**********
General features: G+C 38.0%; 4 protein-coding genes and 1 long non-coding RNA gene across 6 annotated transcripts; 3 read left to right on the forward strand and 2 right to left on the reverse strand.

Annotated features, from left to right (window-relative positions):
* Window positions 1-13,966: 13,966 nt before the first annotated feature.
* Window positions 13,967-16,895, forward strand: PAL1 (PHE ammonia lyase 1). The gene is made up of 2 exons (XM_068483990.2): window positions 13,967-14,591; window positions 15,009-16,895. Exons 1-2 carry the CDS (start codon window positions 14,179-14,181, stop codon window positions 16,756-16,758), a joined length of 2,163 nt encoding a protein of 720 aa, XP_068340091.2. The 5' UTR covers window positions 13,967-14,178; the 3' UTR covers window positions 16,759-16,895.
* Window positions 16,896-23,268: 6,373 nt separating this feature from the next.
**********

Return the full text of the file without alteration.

General features: G+C 38.0%; 4 protein-coding genes and 1 long non-coding RNA gene across 6 annotated transcripts; 3 read left to right on the forward strand and 2 right to left on the reverse strand.

Annotated features, from left to right (window-relative positions):
* Window positions 1-13,966: 13,966 nt before the first annotated feature.
* Window positions 13,967-16,895, forward strand: PAL1 (PHE ammonia lyase 1). The gene is made up of 2 exons (XM_068483990.2): window positions 13,967-14,591; window positions 15,009-16,895. Exons 1-2 carry the CDS (start codon window positions 14,179-14,181, stop codon window positions 16,756-16,758), a joined length of 2,163 nt encoding a protein of 720 aa, XP_068340091.2. The 5' UTR covers window positions 13,967-14,178; the 3' UTR covers window positions 16,759-16,895.
* Window positions 16,896-23,268: 6,373 nt separating this feature from the next.